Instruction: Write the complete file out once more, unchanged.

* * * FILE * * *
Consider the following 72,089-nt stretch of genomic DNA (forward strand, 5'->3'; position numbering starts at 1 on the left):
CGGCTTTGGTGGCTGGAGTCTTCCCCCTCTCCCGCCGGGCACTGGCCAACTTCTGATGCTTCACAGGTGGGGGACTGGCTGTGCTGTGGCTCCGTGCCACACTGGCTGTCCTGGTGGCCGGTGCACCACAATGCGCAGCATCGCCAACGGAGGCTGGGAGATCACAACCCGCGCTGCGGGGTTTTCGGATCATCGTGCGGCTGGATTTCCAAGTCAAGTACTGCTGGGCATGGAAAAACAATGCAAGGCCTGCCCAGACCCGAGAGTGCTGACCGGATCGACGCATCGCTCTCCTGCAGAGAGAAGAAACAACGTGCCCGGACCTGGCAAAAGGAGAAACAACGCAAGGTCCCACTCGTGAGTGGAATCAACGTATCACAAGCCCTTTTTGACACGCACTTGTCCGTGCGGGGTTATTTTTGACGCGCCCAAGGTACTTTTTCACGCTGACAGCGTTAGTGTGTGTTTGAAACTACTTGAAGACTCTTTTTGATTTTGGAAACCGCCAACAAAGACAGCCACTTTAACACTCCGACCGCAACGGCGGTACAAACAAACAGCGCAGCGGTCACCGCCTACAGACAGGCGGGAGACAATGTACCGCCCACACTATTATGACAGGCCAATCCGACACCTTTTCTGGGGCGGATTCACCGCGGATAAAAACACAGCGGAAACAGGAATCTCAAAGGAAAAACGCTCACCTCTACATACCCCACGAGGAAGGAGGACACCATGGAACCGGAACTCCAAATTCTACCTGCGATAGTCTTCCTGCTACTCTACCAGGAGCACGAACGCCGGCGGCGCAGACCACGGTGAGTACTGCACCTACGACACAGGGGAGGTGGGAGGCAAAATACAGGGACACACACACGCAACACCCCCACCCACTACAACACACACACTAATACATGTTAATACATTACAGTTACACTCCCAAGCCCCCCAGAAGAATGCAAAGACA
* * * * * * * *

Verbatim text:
Consider the following 72,089-nt stretch of genomic DNA (forward strand, 5'->3'; position numbering starts at 1 on the left):
CGGCTTTGGTGGCTGGAGTCTTCCCCCTCTCCCGCCGGGCACTGGCCAACTTCTGATGCTTCACAGGTGGGGGACTGGCTGTGCTGTGGCTCCGTGCCACACTGGCTGTCCTGGTGGCCGGTGCACCACAATGCGCAGCATCGCCAACGGAGGCTGGGAGATCACAACCCGCGCTGCGGGGTTTTCGGATCATCGTGCGGCTGGATTTCCAAGTCAAGTACTGCTGGGCATGGAAAAACAATGCAAGGCCTGCCCAGACCCGAGAGTGCTGACCGGATCGACGCATCGCTCTCCTGCAGAGAGAAGAAACAACGTGCCCGGACCTGGCAAAAGGAGAAACAACGCAAGGTCCCACTCGTGAGTGGAATCAACGTATCACAAGCCCTTTTTGACACGCACTTGTCCGTGCGGGGTTATTTTTGACGCGCCCAAGGTACTTTTTCACGCTGACAGCGTTAGTGTGTGTTTGAAACTACTTGAAGACTCTTTTTGATTTTGGAAACCGCCAACAAAGACAGCCACTTTAACACTCCGACCGCAACGGCGGTACAAACAAACAGCGCAGCGGTCACCGCCTACAGACAGGCGGGAGACAATGTACCGCCCACACTATTATGACAGGCCAATCCGACACCTTTTCTGGGGCGGATTCACCGCGGATAAAAACACAGCGGAAACAGGAATCTCAAAGGAAAAACGCTCACCTCTACATACCCCACGAGGAAGGAGGACACCATGGAACCGGAACTCCAAATTCTACCTGCGATAGTCTTCCTGCTACTCTACCAGGAGCACGAACGCCGGCGGCGCAGACCACGGTGAGTACTGCACCTACGACACAGGGGAGGTGGGAGGCAAAATACAGGGACACACACACGCAACACCCCCACCCACTACAACACACACACTAATACATGTTAATACATTACAGTTACACTCCCAAGCCCCCCAGAAGAATGCAAAGACA